“How many twenty-second century bureaucrats did it take to change a light panel? We’ll have a sub-committee meeting and get back to you with an estimate.”
I have mentioned this to people (both in “real life” and also in a comment on Goodreads), but when considering novels I have read recently, Peter Hamilton’s ‘Great North Road’ must take a leading position in that group without much doubt. The beauty hiding itself in this book can mostly be explained by the fact that I could not guess where the story was heading in the first 40%. Are we dealing with a corporate scandal, alien invasion, or a sinister political plot (not to say that a corporate scandal cannot be a part of a sinister political plot)?
After finishing it, I can say that it makes sense — the turns the plot had, and now I know. Indeed, I could probably guess well by two thirds into it, but I wasn’t sure before the very end (say four fifths) and that in itself is something which has no longer happened to me. By that, I mean I cannot remember the last time I was surprised by a plot and where the end position could not be guessed with accuracy from how the book began.
So, Peter Hamilton has certainly done a very good job. Now, admittedly, I can understand why people have posted certain comments in their reviews after reading it (comments that I will not repeat for anyone can find them rather easily and without reading it previously they can detract from the experience) — but while reading it, all of the depicted events made sense. One particular moment made me doubt everything that had happened thus far (and perhaps with good reason?), and for anyone into the story (since cannot act as a spoiler) that would be the Wild Valkyries fight above New Florida.
What about the characters? Well…
The persona of General Khurram Shaikh (which I probably misspelled here) was a really appealing character as we go into that side of the book. I enjoyed his sense of integrity, in a way, I guess. Ravi Hendrik was a brilliant pilot, his battle story (the same mentioned above) being most intriguing in a book otherwise devoid of grand battle scenes. Angela herself was quite good. Her early life is the part I enjoyed most. Raymond DeVoyal, though with a very short appearance, made sense to me as a man of brilliance. Vance Elston — though not the best commander I’ve seen — appeared so human in his doubts and failures. Sid, of course, is the general guy we can probably all feel for at some level. Ian — again, well built into the story on very many different levels, especially appreciable after we look at where he ends up.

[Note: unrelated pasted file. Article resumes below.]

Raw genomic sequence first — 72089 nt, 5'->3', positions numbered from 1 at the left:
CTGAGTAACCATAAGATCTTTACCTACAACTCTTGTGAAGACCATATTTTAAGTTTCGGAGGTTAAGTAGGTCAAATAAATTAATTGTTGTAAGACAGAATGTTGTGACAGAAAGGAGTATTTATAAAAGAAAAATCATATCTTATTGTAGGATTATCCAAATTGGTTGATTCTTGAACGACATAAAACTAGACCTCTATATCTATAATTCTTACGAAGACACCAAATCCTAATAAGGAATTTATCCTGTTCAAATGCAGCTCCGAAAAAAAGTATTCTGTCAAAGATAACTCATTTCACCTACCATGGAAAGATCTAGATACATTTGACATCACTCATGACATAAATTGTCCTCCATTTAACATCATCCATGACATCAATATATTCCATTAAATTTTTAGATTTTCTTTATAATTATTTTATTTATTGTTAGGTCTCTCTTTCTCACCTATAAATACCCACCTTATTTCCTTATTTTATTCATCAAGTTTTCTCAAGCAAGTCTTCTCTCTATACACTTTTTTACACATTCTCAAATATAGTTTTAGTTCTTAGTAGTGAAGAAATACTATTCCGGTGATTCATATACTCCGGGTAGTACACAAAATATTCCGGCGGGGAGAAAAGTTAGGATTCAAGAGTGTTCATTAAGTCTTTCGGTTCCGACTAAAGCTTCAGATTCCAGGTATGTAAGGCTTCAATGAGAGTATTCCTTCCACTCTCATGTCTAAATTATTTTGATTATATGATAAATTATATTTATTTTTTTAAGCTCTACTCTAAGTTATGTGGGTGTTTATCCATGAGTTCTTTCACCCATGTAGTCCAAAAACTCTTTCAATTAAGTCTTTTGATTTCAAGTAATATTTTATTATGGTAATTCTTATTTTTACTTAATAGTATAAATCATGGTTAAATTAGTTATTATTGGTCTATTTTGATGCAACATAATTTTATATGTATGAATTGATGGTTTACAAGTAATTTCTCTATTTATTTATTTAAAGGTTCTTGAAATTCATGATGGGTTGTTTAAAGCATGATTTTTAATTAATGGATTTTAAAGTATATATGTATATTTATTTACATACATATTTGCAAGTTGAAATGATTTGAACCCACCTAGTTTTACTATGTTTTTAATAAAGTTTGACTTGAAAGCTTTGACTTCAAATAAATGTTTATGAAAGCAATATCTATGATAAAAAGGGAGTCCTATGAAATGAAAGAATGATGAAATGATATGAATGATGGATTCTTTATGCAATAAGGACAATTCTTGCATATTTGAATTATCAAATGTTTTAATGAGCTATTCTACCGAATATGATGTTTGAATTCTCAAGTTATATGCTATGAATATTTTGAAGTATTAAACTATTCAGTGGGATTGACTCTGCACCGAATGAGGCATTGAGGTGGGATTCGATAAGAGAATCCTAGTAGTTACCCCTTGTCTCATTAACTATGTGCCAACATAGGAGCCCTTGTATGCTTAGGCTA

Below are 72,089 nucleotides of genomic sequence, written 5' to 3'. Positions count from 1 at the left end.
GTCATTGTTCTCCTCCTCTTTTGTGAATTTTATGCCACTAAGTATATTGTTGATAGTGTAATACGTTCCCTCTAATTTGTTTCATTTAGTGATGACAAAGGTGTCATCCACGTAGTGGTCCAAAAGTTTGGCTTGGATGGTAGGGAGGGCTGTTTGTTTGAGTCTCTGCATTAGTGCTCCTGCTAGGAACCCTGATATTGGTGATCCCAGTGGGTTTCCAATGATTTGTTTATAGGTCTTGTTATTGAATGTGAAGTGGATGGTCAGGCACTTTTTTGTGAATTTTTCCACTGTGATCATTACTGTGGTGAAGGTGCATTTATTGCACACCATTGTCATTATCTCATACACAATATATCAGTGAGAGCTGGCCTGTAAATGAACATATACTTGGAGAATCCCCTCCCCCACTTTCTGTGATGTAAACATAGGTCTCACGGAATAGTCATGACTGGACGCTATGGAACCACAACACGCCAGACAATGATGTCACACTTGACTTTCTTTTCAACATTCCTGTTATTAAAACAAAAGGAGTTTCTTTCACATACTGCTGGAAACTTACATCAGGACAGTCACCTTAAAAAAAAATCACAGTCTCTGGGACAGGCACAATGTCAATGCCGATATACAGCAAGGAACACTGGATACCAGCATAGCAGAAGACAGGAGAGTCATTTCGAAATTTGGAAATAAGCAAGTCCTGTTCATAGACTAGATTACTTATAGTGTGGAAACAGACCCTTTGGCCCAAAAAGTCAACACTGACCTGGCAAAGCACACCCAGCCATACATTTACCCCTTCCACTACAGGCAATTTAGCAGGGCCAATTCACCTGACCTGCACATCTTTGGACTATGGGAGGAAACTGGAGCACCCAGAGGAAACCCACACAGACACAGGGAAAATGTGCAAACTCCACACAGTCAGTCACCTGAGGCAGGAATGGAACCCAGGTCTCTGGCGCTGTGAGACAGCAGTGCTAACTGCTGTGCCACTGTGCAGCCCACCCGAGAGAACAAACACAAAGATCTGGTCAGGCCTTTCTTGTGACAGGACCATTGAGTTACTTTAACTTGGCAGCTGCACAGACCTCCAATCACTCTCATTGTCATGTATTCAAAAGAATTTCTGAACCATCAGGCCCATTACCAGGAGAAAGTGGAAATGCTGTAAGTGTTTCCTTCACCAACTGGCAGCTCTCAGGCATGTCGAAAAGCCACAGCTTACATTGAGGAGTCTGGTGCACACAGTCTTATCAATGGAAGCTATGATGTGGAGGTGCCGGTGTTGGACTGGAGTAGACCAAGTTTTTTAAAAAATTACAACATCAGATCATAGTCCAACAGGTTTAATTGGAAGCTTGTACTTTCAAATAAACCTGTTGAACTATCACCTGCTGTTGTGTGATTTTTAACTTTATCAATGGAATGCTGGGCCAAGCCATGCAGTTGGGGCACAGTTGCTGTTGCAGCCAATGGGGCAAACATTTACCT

Not all of the actions performed by these guys (and the others) were perfect, but I guess that’s the way of life. The benefit of hindsight is not always there. [I wonder how I had approached the book if I had read these words before reading it (I cannot possibly guess).]
All that I can think of is really how well formed this book was. Naturally, there are questions left unanswered (I personally would really like to know how Grande Europa came to exist in that universe) and a few holes in the plot (I am fairly confident Hamilton got confused by centuries at one point, plus lightspeed travel..) but they appear on a handful of pages from a thousand or so.
At the very least, I would recommend this book to people — make of it afterwards what you will.
Reality impact the Groom Lake shrinks called it. The abrupt realization of the Zanth’s immensity. Faced by an enemy so overwhelming the human soul simply shrank to a foetal ball and whimpered piteously.
Update, 05/11/2012: Fixed a few problems with language that I seem to have generated while writing this. My mind clearly wasn’t working very well then.